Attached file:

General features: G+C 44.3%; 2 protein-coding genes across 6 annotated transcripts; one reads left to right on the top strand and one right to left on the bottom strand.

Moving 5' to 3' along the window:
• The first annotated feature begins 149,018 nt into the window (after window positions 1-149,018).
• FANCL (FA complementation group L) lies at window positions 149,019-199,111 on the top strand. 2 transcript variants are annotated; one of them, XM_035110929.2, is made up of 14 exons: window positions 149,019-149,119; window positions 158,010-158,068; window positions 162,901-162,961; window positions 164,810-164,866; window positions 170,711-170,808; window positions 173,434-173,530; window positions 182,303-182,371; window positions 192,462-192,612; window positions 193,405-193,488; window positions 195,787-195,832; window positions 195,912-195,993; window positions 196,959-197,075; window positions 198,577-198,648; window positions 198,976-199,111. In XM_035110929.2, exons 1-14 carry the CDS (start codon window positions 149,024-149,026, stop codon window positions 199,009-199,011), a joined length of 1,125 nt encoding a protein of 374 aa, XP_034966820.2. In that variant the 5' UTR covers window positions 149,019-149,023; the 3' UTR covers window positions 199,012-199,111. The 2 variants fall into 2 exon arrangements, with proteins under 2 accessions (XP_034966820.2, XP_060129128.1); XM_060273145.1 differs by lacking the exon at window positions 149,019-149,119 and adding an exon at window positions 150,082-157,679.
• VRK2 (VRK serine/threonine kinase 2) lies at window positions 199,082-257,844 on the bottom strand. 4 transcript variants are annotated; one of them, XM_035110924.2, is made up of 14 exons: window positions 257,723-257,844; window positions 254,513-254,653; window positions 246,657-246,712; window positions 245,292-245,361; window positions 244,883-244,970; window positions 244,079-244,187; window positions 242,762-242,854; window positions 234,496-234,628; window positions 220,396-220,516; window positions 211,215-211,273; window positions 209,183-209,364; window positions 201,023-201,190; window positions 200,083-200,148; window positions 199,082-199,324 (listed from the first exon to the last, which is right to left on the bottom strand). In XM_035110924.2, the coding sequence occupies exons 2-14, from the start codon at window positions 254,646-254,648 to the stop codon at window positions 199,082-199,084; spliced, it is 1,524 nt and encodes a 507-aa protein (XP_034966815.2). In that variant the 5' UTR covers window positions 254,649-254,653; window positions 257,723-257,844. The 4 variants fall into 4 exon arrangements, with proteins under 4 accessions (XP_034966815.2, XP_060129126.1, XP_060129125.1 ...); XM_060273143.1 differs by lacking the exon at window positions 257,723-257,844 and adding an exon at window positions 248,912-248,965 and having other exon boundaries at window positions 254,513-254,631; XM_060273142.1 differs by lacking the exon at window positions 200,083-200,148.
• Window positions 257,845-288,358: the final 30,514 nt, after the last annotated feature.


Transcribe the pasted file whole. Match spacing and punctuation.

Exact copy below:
General features: G+C 44.3%; 2 protein-coding genes across 6 annotated transcripts; one reads left to right on the top strand and one right to left on the bottom strand.

Moving 5' to 3' along the window:
• The first annotated feature begins 149,018 nt into the window (after window positions 1-149,018).
• FANCL (FA complementation group L) lies at window positions 149,019-199,111 on the top strand. 2 transcript variants are annotated; one of them, XM_035110929.2, is made up of 14 exons: window positions 149,019-149,119; window positions 158,010-158,068; window positions 162,901-162,961; window positions 164,810-164,866; window positions 170,711-170,808; window positions 173,434-173,530; window positions 182,303-182,371; window positions 192,462-192,612; window positions 193,405-193,488; window positions 195,787-195,832; window positions 195,912-195,993; window positions 196,959-197,075; window positions 198,577-198,648; window positions 198,976-199,111. In XM_035110929.2, exons 1-14 carry the CDS (start codon window positions 149,024-149,026, stop codon window positions 199,009-199,011), a joined length of 1,125 nt encoding a protein of 374 aa, XP_034966820.2. In that variant the 5' UTR covers window positions 149,019-149,023; the 3' UTR covers window positions 199,012-199,111. The 2 variants fall into 2 exon arrangements, with proteins under 2 accessions (XP_034966820.2, XP_060129128.1); XM_060273145.1 differs by lacking the exon at window positions 149,019-149,119 and adding an exon at window positions 150,082-157,679.
• VRK2 (VRK serine/threonine kinase 2) lies at window positions 199,082-257,844 on the bottom strand. 4 transcript variants are annotated; one of them, XM_035110924.2, is made up of 14 exons: window positions 257,723-257,844; window positions 254,513-254,653; window positions 246,657-246,712; window positions 245,292-245,361; window positions 244,883-244,970; window positions 244,079-244,187; window positions 242,762-242,854; window positions 234,496-234,628; window positions 220,396-220,516; window positions 211,215-211,273; window positions 209,183-209,364; window positions 201,023-201,190; window positions 200,083-200,148; window positions 199,082-199,324 (listed from the first exon to the last, which is right to left on the bottom strand). In XM_035110924.2, the coding sequence occupies exons 2-14, from the start codon at window positions 254,646-254,648 to the stop codon at window positions 199,082-199,084; spliced, it is 1,524 nt and encodes a 507-aa protein (XP_034966815.2). In that variant the 5' UTR covers window positions 254,649-254,653; window positions 257,723-257,844. The 4 variants fall into 4 exon arrangements, with proteins under 4 accessions (XP_034966815.2, XP_060129126.1, XP_060129125.1 ...); XM_060273143.1 differs by lacking the exon at window positions 257,723-257,844 and adding an exon at window positions 248,912-248,965 and having other exon boundaries at window positions 254,513-254,631; XM_060273142.1 differs by lacking the exon at window positions 200,083-200,148.
• Window positions 257,845-288,358: the final 30,514 nt, after the last annotated feature.